To further drive this point home, I set up an interview with ACP Advisor, former leader, and legend King Mondo, who has been a long-time ACP veteran.

Howdy Mondo! How’s your day going? :awe:

I’m doing great! How about you? :awe:

I’m exhausted as always, but I keep powering through! Now, I understand that you’ve been an ACP veteran for quite a while now. Mind giving us some insight on your experience in ACP?

Yes! I joined ACP on April 12-14 of 2012 (trying to remember the exact date) as a Corporal and ended up retiring when ACP shut down along with most of the CP Army Community at the end of March 2017, so I’ve definitely been around for a while and have seen a lot happen in that time. I could go on to write a compendium of essays about all the experiences I’ve had in ACP and talk about all the intricacies for sure, but I’ll try to condense that into some preliminary thoughts.

ACP has always meant a great deal to me. Upon joining, I initially thought it was an interesting concept and wanted to contribute to it in any way that I could. But at that time I had no idea what would lead to me spending vast amounts of time involved in ACP, even now, almost 9 years after joining, and I can’t say I’d want it any other way. Once I started to learn more about ACP and what it really meant to others and to myself with time, I began to realize how lucky I was to be part of this community.

There’s a lot that’s happened, but a few things that I’ve always valued tremendously throughout my experience in ACP are: 1. The incredible feeling of high-level collaboration and camaraderie, especially when being in a leadership position; 2. The people, and that obviously relates to that collaborative environment. The people I’ve met during my time in ACP are amazing. In fact, I never would have thought I’d meet someone that would be come my now closest friend, Zelly(bear) :zymochauhm:
3. The opportunities! ACP affords all of us the chance to improve ourselves in several different ways and to meet new people and learn from others. Again, I could go on for ages about what I’ve learned from others and the experience of being in ACP in general. 4. That sense of responsibility and purpose, knowing that what you’re involved in as a leadership figure has so much value to so many people, and that this community has the potential to help those people, even serving as a ‘guiding light’ for some just as it has for me when I most needed it.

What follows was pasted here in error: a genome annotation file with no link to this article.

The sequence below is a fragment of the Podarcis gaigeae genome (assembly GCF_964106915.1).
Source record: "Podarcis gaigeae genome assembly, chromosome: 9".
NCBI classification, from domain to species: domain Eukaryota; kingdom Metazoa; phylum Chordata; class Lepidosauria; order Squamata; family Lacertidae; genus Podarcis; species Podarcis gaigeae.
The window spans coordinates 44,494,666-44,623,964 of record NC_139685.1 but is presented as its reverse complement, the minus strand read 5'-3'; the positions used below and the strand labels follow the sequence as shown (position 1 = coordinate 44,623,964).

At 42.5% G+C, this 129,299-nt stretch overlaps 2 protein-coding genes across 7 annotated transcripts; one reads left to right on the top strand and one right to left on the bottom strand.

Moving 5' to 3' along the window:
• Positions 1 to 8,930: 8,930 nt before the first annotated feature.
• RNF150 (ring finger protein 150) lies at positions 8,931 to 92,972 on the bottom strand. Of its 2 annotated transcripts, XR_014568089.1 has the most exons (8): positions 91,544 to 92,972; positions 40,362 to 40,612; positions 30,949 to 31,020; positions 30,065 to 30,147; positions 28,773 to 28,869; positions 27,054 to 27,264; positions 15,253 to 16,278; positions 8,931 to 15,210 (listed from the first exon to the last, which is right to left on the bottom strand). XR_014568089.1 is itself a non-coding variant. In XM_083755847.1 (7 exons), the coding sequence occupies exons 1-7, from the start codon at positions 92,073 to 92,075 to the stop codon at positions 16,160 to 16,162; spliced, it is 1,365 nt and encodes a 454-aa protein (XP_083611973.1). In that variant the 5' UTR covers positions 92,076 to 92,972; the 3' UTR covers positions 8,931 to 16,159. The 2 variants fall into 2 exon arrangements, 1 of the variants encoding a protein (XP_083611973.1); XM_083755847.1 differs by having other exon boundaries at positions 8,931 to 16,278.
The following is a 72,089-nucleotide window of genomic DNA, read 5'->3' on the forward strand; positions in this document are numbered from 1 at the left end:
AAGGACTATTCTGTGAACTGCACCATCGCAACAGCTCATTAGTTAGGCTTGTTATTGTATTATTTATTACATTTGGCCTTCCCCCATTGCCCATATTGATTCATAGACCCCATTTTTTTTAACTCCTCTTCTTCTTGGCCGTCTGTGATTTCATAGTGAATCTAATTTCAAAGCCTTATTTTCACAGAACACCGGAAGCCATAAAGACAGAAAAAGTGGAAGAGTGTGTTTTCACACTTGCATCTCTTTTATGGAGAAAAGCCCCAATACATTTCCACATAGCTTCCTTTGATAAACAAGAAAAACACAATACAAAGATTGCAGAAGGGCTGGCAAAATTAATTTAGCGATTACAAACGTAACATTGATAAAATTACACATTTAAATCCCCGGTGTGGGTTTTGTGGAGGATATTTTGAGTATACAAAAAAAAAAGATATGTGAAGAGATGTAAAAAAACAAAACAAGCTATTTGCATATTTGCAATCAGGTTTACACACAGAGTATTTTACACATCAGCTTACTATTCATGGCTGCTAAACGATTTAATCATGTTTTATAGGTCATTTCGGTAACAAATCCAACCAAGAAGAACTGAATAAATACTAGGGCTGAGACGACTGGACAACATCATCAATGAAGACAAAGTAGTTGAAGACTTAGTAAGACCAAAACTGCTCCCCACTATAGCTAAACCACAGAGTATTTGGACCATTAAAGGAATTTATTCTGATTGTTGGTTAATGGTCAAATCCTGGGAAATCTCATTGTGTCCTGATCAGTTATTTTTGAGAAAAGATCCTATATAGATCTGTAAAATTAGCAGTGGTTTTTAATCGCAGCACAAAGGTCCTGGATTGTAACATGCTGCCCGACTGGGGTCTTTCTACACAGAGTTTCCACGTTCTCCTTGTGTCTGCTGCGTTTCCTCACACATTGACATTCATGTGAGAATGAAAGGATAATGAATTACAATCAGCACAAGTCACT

You’ve definitely been in ACP for a long time, and I’m sure you have quite the experience and I definitely know the feeling of being lucky to be in ACP. You do a lot for the army and we appreciate you so much!

It’s always been my pleasure to contribute and I don’t plan on stopping any time soon.

Now, I’m writing on the importance of ranks in armies and I thought I’d interview you on your thoughts, seeing as you’ve been in the army for so long and you have so much experience. Overall, do you think rankings are vital, and if so, why?

I think it’s important to have organization and structure because those are two things that can contribute a great deal to the success of a community like ours. It’s important to have a leadership of course and supporting staff. If we didn’t have this line of succession, there’d be no future for ACP.

I completely agree with that! What are your opinions on our current ranking system with clovers? I understand that we have used it in the past, I would like to know your standpoint on that. Do you believe they contribute to our success because of the ranking structure we have?

What are YOUR thoughts? Let us know in the comment section below!

Nikki

ACP Major & Shamrock Bulletin Reporter

3 Responses

  1. Fantastic post, Nikki!

  2. nice post !

  3. statically seen i think also if there would not be no ranks everone will be respected the same and no unfair advantage

    Also dont forget that still won’t no ranks then still someone would rise tho like someone becomes popular and becomes the leader without the rank but then it would turn in 2 a who is more popular army so yes with out ranks it would be chaotic glady it is not like that